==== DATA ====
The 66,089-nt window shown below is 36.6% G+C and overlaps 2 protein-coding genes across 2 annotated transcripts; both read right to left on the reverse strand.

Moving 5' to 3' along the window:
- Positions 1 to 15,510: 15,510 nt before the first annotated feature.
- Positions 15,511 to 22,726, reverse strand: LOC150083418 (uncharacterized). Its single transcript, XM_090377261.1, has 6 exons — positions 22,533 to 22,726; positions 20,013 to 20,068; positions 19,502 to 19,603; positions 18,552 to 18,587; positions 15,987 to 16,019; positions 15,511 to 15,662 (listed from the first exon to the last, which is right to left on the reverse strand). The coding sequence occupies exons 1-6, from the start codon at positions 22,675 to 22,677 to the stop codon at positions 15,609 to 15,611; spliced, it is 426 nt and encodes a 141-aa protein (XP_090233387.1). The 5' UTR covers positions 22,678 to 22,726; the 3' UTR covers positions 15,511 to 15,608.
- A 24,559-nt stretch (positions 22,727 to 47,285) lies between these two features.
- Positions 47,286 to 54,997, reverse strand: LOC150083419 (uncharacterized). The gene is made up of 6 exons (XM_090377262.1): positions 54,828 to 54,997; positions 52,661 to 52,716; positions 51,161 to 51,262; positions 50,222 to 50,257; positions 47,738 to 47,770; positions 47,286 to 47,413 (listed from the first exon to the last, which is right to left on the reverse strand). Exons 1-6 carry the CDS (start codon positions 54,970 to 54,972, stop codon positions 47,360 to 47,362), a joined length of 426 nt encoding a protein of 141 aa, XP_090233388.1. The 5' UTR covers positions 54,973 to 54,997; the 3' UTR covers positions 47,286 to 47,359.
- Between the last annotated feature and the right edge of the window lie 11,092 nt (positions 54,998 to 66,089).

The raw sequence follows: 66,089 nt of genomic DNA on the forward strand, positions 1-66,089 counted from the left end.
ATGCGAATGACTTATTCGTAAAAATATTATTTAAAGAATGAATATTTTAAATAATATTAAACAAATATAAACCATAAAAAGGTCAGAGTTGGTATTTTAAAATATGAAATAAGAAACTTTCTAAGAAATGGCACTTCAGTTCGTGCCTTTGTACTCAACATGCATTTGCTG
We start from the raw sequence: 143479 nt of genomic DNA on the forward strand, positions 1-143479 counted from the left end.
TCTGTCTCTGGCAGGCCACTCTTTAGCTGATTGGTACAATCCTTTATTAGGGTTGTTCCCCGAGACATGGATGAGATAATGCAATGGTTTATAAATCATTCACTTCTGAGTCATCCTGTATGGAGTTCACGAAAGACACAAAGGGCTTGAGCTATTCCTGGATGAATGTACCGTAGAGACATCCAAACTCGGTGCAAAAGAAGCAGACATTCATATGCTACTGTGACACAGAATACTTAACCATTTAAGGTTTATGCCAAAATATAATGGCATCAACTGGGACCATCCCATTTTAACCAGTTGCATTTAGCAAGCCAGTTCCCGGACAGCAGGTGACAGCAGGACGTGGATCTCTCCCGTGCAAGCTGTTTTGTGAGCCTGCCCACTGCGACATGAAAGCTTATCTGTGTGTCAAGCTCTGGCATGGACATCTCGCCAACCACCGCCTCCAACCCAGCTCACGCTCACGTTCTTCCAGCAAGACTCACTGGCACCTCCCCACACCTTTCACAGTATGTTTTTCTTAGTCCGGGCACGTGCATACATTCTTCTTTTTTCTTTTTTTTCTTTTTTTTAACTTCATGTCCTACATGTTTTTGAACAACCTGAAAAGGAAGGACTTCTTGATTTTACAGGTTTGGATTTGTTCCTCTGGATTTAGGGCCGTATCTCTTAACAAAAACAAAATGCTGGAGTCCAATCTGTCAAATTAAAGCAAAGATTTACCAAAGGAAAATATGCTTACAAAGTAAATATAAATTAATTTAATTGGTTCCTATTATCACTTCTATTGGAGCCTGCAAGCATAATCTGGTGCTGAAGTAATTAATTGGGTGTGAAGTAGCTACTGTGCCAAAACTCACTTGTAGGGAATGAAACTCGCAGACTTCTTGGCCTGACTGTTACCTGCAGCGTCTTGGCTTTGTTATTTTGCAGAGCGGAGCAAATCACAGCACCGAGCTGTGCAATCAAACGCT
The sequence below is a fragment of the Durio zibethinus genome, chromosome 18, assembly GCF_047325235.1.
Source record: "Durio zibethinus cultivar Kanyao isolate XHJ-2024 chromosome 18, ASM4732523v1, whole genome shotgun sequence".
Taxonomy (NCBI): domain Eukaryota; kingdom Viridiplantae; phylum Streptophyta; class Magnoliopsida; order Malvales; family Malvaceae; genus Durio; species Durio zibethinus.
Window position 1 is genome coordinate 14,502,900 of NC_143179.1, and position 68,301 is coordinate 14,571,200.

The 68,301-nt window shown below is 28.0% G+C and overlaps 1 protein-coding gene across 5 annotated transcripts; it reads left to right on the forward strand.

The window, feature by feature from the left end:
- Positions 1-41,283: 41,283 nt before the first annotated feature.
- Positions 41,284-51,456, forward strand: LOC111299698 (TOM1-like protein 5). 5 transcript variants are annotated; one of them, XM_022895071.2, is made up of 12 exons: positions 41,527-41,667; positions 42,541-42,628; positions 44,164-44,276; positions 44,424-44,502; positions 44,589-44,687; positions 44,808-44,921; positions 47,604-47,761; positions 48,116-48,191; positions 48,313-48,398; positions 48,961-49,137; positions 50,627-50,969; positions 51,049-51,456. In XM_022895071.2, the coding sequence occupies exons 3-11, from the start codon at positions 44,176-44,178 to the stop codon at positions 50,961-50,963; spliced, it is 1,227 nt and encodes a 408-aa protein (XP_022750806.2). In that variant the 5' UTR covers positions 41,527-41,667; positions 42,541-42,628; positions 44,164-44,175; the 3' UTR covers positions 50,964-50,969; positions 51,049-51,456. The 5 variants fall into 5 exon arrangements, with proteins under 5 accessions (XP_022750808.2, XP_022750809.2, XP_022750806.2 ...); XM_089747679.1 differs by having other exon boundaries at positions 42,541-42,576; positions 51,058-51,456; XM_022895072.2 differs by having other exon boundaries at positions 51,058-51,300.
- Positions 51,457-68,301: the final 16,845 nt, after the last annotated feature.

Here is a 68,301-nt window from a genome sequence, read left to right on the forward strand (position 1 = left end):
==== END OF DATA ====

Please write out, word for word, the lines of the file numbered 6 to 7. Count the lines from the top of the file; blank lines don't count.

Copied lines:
- Positions 47,286 to 54,997, reverse strand: LOC150083419 (uncharacterized). The gene is made up of 6 exons (XM_090377262.1): positions 54,828 to 54,997; positions 52,661 to 52,716; positions 51,161 to 51,262; positions 50,222 to 50,257; positions 47,738 to 47,770; positions 47,286 to 47,413 (listed from the first exon to the last, which is right to left on the reverse strand). Exons 1-6 carry the CDS (start codon positions 54,970 to 54,972, stop codon positions 47,360 to 47,362), a joined length of 426 nt encoding a protein of 141 aa, XP_090233388.1. The 5' UTR covers positions 54,973 to 54,997; the 3' UTR covers positions 47,286 to 47,359.
- Between the last annotated feature and the right edge of the window lie 11,092 nt (positions 54,998 to 66,089).